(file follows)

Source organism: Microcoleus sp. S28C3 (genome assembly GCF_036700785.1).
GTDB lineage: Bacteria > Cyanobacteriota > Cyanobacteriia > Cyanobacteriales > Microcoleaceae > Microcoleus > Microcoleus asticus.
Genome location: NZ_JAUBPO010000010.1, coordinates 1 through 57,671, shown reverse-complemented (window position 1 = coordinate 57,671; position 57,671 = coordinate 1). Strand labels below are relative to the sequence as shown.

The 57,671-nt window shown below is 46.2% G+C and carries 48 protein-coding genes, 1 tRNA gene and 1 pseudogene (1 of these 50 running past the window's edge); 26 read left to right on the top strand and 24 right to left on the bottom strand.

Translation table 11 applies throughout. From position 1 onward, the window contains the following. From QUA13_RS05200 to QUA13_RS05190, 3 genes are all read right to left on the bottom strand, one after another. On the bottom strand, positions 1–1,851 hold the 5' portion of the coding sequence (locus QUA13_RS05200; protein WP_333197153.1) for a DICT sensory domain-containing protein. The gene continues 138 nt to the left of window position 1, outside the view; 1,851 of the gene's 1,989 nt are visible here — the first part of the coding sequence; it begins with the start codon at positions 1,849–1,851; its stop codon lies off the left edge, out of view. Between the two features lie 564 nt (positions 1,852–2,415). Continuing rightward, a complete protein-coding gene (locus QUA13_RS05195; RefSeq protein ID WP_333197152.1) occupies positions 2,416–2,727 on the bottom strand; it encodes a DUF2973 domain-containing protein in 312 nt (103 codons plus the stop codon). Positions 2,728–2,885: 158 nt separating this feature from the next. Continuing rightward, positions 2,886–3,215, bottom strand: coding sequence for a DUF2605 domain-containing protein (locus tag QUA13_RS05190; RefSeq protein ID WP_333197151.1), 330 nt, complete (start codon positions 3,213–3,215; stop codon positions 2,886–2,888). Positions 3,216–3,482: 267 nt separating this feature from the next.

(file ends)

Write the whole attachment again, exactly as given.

Source organism: Microcoleus sp. S28C3 (genome assembly GCF_036700785.1).
GTDB lineage: Bacteria > Cyanobacteriota > Cyanobacteriia > Cyanobacteriales > Microcoleaceae > Microcoleus > Microcoleus asticus.
Genome location: NZ_JAUBPO010000010.1, coordinates 1 through 57,671, shown reverse-complemented (window position 1 = coordinate 57,671; position 57,671 = coordinate 1). Strand labels below are relative to the sequence as shown.

The 57,671-nt window shown below is 46.2% G+C and carries 48 protein-coding genes, 1 tRNA gene and 1 pseudogene (1 of these 50 running past the window's edge); 26 read left to right on the top strand and 24 right to left on the bottom strand.

Translation table 11 applies throughout. From position 1 onward, the window contains the following. From QUA13_RS05200 to QUA13_RS05190, 3 genes are all read right to left on the bottom strand, one after another. On the bottom strand, positions 1–1,851 hold the 5' portion of the coding sequence (locus QUA13_RS05200; protein WP_333197153.1) for a DICT sensory domain-containing protein. The gene continues 138 nt to the left of window position 1, outside the view; 1,851 of the gene's 1,989 nt are visible here — the first part of the coding sequence; it begins with the start codon at positions 1,849–1,851; its stop codon lies off the left edge, out of view. Between the two features lie 564 nt (positions 1,852–2,415). Continuing rightward, a complete protein-coding gene (locus QUA13_RS05195; RefSeq protein ID WP_333197152.1) occupies positions 2,416–2,727 on the bottom strand; it encodes a DUF2973 domain-containing protein in 312 nt (103 codons plus the stop codon). Positions 2,728–2,885: 158 nt separating this feature from the next. Continuing rightward, positions 2,886–3,215, bottom strand: coding sequence for a DUF2605 domain-containing protein (locus tag QUA13_RS05190; RefSeq protein ID WP_333197151.1), 330 nt, complete (start codon positions 3,213–3,215; stop codon positions 2,886–2,888). Positions 3,216–3,482: 267 nt separating this feature from the next.